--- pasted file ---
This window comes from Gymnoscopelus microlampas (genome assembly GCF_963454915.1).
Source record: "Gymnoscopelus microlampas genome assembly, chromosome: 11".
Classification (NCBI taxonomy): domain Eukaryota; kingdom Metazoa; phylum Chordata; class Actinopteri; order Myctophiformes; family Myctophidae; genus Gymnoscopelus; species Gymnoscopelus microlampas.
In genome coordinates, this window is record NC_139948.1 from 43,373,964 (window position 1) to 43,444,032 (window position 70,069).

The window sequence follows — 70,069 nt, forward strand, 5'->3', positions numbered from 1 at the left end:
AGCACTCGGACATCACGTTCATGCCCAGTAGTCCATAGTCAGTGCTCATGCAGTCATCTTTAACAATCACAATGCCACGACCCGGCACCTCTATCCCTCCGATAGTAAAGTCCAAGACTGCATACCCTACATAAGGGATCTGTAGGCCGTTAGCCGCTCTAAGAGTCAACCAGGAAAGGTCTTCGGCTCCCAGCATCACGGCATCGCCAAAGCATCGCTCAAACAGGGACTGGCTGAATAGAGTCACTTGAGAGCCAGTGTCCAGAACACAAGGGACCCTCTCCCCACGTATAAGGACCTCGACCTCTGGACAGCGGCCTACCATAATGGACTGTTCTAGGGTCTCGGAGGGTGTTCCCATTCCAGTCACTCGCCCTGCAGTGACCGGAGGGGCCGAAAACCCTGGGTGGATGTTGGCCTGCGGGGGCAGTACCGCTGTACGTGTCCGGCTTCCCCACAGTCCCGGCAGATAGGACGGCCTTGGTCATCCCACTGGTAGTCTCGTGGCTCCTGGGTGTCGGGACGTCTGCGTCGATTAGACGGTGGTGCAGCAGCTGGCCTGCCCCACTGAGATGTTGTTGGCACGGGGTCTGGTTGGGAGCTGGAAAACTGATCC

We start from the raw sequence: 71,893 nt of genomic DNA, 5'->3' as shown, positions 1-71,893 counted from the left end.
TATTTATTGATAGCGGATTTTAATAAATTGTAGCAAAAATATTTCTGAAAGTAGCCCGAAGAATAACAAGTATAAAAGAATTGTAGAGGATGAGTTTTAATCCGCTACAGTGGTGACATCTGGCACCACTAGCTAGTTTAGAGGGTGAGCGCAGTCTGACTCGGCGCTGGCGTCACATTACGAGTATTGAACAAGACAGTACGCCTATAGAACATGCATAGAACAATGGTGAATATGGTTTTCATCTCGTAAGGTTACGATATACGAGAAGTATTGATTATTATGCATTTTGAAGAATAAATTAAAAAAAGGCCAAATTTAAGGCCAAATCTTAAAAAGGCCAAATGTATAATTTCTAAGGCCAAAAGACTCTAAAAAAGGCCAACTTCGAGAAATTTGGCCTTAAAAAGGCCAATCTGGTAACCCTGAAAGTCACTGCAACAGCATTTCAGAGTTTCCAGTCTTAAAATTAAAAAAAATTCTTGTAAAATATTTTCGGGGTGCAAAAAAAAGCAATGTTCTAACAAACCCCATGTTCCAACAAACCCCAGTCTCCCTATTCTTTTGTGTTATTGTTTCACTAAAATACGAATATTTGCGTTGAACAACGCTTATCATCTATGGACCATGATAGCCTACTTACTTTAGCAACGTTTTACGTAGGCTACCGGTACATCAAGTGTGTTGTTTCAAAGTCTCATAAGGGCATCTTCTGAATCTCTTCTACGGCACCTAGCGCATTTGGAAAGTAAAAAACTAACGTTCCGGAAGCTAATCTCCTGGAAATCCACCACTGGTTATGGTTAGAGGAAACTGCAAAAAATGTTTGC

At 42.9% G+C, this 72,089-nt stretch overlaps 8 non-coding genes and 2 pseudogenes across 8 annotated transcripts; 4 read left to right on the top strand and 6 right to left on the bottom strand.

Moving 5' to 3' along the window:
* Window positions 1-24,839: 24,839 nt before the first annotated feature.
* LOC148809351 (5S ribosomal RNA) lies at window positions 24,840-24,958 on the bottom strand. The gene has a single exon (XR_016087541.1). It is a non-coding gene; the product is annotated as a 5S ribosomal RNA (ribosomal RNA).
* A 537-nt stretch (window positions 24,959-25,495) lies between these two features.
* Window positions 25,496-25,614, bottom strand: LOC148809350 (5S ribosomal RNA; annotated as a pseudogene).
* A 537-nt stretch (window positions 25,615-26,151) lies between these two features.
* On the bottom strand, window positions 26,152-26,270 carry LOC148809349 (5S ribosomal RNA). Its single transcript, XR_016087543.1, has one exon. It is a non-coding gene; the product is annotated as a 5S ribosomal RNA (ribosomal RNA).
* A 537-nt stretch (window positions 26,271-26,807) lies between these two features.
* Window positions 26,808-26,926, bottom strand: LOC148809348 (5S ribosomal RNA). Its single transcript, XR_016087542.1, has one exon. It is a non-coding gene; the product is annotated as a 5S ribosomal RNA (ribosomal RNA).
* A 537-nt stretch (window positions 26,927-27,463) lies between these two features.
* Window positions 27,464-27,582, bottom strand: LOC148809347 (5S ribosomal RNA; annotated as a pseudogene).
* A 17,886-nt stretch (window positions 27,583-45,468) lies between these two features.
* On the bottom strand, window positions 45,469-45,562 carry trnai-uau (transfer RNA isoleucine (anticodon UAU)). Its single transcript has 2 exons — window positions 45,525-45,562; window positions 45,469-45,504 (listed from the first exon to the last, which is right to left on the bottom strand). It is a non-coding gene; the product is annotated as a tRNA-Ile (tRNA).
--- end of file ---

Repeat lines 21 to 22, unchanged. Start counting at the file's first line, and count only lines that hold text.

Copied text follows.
* A 17,886-nt stretch (window positions 27,583-45,468) lies between these two features.
* On the bottom strand, window positions 45,469-45,562 carry trnai-uau (transfer RNA isoleucine (anticodon UAU)). Its single transcript has 2 exons — window positions 45,525-45,562; window positions 45,469-45,504 (listed from the first exon to the last, which is right to left on the bottom strand). It is a non-coding gene; the product is annotated as a tRNA-Ile (tRNA).